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Joplin Shelter To Close

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UPI/Bill Greenblatt

UPI/Bill Greenblatt

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JOPLIN, Mo. (AP) -  The American Red Cross is vowing not to abandon people displaced by the tornado in Joplin even as it prepares to close a large shelter at the Missouri Southern State University.

The shelter at the Leggett Platt Athletic Center will close at 5 p.m. Tuesday, the Red Cross said.

About 67 people were using the shelter when the closing was announced Friday.

The organization plans to open a smaller shelter, although the site won’t be determined until Tuesday, spokesman Steve Woods said.

He told The Joplin Globe that Missouri Southern did not pressure the agency to close the shelter.

One of those still at the shelter is Bill Mooney, who has stayed with his wife, their daughter, son-in-law and grandchildren at the shelter since their homes were destroyed by the May 22 tornado.

Mooney has applied for assistance and looked for a new home and is trying to help his daughter do the same. He said various agencies have offered assistance to those looking for a more permanent place to live but local housing is limited and assistance is slow.

“A lot of people are getting really upset,” he said.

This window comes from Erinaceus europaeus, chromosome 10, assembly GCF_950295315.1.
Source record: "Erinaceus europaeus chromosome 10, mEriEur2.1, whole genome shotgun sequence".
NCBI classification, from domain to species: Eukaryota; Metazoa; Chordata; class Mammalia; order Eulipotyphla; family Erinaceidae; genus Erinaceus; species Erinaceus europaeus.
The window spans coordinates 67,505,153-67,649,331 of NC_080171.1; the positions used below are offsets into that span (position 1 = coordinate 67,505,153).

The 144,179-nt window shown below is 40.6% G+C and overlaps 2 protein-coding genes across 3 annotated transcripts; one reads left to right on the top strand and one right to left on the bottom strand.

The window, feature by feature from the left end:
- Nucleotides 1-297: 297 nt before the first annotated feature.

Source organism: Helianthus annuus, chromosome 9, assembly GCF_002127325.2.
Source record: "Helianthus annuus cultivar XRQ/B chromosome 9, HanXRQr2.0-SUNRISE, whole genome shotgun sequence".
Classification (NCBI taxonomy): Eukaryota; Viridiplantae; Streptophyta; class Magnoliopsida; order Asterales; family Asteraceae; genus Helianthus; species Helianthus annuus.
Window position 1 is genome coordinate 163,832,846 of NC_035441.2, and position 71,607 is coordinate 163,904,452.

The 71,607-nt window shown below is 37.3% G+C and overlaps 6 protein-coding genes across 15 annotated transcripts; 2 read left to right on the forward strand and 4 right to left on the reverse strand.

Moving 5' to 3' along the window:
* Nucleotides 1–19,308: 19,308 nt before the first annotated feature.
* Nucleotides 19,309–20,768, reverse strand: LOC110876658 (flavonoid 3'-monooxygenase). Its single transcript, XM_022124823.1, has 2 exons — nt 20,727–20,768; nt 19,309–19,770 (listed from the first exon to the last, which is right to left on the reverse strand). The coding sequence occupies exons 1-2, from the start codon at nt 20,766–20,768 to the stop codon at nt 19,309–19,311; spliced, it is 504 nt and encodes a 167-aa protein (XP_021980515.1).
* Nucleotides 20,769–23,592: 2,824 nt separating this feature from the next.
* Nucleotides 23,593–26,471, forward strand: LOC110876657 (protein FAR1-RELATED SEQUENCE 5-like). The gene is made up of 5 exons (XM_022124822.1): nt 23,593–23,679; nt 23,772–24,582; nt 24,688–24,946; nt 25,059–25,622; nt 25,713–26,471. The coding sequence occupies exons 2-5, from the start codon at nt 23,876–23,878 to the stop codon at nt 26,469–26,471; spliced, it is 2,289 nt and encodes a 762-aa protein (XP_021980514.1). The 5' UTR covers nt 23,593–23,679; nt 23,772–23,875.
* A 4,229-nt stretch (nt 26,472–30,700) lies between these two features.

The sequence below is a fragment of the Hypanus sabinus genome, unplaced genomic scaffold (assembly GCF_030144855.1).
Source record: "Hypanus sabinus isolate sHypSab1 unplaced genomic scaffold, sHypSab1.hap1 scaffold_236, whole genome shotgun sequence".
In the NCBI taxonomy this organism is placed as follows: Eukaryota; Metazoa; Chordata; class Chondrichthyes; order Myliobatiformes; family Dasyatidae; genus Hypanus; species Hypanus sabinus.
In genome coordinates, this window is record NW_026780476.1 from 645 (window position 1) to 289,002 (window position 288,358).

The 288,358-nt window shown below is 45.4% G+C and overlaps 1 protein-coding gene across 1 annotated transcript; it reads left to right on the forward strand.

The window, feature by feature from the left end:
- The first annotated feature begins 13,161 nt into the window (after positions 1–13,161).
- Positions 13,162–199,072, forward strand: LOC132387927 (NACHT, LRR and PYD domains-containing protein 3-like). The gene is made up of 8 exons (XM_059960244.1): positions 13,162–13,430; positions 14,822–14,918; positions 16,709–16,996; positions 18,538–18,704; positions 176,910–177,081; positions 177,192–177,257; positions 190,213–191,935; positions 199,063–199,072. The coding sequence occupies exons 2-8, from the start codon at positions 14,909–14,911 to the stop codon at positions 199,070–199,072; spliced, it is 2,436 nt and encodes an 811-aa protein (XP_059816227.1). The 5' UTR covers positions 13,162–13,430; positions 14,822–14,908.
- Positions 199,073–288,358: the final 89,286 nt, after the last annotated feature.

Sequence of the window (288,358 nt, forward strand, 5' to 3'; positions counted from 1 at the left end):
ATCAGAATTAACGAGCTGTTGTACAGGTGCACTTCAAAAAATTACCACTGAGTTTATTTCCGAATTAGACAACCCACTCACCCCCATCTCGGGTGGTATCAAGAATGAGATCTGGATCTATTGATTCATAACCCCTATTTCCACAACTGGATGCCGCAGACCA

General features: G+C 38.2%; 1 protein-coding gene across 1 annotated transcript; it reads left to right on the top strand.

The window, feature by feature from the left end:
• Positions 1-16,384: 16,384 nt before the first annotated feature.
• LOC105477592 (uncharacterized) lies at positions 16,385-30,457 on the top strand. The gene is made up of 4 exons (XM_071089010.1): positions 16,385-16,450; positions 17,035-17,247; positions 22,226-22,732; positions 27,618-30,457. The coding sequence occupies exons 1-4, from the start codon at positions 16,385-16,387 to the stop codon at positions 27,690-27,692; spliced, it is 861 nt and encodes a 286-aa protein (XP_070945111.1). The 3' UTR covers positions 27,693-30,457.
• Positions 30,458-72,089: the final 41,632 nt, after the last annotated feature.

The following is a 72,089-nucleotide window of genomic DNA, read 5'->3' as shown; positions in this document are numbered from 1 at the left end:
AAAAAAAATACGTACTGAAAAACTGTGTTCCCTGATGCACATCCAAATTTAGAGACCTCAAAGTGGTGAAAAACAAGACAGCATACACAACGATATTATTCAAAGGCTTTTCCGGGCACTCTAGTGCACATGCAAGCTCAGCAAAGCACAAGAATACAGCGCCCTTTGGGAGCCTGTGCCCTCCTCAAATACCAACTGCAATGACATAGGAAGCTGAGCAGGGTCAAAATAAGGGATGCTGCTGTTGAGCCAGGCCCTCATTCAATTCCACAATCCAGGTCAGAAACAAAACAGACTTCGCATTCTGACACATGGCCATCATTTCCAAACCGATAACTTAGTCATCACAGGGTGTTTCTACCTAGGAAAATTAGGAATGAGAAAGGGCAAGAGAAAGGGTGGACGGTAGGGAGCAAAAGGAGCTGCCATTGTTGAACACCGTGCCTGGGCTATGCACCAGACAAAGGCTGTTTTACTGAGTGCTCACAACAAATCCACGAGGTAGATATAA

Mooney is waiting on a check for $938 from the Federal Emergency Management Agency.

He said he visited a home that would cost $300 a month for rent.

But the floor was buckled, uncarpeted and had holes in it.

“I wouldn’t let my dog live there,” he said.

Woods said the Red Cross said it is up to individuals to contact agencies and seek help.

Shelter downsizing can motivate people to find a long-term solution, he said.

“If it’s a matter of you haven’t made those calls, we’ve got you covered,” he said. “We’ll keep the shelters open, but why
haven’t you made those calls yet?”

Some shelter residents said they are waiting on some sort of assistance and turning to FEMA mobile homes as their last option.

The first of 10 FEMA mobile homes arrived Saturday at Camp Crowder in Neosho.

Woods said shelter residents should have top priority for the mobile homes, but displaced people need to be flexible
about where they live and what kind of home they are willing to occupy.

“Unfortunately, there will be some unpopular decisions that have to be made,” he said, meaning people may not be able to live in their old neighborhoods or may have to leave Joplin until more housing becomes available.

 

 

Copyright 2011 by The Associated Press

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